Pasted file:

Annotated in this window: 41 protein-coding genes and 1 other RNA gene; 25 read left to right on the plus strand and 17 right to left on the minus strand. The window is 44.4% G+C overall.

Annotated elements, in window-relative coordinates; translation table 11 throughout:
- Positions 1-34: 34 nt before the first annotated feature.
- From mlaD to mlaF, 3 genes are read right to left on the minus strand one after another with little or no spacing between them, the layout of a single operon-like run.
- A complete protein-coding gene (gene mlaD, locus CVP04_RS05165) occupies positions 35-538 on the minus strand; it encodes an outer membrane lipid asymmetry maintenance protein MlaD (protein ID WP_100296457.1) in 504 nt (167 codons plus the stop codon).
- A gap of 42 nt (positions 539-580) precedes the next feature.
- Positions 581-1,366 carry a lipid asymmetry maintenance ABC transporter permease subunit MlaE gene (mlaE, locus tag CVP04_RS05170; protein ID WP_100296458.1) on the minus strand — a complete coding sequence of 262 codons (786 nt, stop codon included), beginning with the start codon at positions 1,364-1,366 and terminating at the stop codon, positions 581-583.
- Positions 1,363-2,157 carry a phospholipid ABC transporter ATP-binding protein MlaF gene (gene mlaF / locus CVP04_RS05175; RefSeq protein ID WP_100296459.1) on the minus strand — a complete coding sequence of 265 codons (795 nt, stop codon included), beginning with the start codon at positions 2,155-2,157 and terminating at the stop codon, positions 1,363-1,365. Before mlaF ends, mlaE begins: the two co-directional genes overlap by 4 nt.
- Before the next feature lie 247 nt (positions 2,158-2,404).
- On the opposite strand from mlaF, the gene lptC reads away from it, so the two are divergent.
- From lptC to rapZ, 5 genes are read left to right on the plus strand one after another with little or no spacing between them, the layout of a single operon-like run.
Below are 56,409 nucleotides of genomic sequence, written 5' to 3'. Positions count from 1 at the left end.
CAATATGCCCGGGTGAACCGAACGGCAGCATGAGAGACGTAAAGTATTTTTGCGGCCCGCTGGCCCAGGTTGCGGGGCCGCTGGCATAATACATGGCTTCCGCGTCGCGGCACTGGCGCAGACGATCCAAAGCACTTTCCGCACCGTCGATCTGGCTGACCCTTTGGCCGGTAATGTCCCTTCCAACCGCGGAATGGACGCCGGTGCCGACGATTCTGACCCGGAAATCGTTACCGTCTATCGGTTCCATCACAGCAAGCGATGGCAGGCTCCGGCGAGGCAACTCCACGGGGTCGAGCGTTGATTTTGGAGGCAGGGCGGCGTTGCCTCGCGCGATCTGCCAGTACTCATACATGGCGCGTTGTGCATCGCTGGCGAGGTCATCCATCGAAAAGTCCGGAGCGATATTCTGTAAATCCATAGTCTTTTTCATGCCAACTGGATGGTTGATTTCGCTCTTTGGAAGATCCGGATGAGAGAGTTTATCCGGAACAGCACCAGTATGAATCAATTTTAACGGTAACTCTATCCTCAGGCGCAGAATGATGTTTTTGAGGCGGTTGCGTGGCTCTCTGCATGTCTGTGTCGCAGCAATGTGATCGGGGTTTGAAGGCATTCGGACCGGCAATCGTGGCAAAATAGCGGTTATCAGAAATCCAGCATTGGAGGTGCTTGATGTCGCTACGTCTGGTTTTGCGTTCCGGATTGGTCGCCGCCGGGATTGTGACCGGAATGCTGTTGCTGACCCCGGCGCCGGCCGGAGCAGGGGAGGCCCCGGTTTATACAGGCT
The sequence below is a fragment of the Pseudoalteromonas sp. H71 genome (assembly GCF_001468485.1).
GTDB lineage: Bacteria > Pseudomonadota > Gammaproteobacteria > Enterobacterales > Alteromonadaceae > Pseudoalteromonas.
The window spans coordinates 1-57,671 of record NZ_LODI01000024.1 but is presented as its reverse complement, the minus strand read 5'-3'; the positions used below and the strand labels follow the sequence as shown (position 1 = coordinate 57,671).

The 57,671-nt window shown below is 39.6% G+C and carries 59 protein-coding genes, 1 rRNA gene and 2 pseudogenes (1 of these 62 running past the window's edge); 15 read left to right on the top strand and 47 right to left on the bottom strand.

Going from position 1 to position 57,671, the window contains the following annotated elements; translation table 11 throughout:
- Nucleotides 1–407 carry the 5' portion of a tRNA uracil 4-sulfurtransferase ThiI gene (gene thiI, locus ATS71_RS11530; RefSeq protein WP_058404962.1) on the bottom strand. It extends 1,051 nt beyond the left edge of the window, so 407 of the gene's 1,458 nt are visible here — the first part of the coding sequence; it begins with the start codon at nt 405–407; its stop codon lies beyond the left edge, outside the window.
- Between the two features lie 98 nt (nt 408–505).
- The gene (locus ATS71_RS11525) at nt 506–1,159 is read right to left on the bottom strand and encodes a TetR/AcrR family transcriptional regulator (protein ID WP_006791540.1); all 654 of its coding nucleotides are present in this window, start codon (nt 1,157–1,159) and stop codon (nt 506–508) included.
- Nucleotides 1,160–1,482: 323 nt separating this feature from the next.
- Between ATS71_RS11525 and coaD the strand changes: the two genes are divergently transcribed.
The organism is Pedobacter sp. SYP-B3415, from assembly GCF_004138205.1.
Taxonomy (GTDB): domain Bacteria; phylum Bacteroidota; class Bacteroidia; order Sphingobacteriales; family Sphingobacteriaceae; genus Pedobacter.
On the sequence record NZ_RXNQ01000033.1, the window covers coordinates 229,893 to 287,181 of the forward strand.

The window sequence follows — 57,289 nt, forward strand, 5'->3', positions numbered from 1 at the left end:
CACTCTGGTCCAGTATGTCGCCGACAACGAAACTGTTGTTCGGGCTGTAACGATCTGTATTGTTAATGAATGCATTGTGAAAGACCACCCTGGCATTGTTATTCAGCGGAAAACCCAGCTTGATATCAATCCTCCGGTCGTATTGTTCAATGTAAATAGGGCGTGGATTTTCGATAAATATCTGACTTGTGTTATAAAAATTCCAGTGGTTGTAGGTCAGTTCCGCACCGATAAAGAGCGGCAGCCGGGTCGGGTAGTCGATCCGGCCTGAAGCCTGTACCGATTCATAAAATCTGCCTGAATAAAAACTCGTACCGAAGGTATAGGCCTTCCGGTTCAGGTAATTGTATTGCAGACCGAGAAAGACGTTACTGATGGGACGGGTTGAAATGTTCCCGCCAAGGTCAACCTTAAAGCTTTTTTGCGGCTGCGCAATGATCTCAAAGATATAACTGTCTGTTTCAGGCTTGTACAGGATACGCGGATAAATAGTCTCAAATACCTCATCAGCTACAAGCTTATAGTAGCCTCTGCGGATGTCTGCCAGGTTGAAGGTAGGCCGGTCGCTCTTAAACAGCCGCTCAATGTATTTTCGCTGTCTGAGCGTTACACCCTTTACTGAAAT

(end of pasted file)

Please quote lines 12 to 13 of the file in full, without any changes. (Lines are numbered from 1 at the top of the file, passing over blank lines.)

Below are 56,409 nucleotides of genomic sequence, written 5' to 3'. Positions count from 1 at the left end.
CAATATGCCCGGGTGAACCGAACGGCAGCATGAGAGACGTAAAGTATTTTTGCGGCCCGCTGGCCCAGGTTGCGGGGCCGCTGGCATAATACATGGCTTCCGCGTCGCGGCACTGGCGCAGACGATCCAAAGCACTTTCCGCACCGTCGATCTGGCTGACCCTTTGGCCGGTAATGTCCCTTCCAACCGCGGAATGGACGCCGGTGCCGACGATTCTGACCCGGAAATCGTTACCGTCTATCGGTTCCATCACAGCAAGCGATGGCAGGCTCCGGCGAGGCAACTCCACGGGGTCGAGCGTTGATTTTGGAGGCAGGGCGGCGTTGCCTCGCGCGATCTGCCAGTACTCATACATGGCGCGTTGTGCATCGCTGGCGAGGTCATCCATCGAAAAGTCCGGAGCGATATTCTGTAAATCCATAGTCTTTTTCATGCCAACTGGATGGTTGATTTCGCTCTTTGGAAGATCCGGATGAGAGAGTTTATCCGGAACAGCACCAGTATGAATCAATTTTAACGGTAACTCTATCCTCAGGCGCAGAATGATGTTTTTGAGGCGGTTGCGTGGCTCTCTGCATGTCTGTGTCGCAGCAATGTGATCGGGGTTTGAAGGCATTCGGACCGGCAATCGTGGCAAAATAGCGGTTATCAGAAATCCAGCATTGGAGGTGCTTGATGTCGCTACGTCTGGTTTTGCGTTCCGGATTGGTCGCCGCCGGGATTGTGACCGGAATGCTGTTGCTGACCCCGGCGCCGGCCGGAGCAGGGGAGGCCCCGGTTTATACAGGCT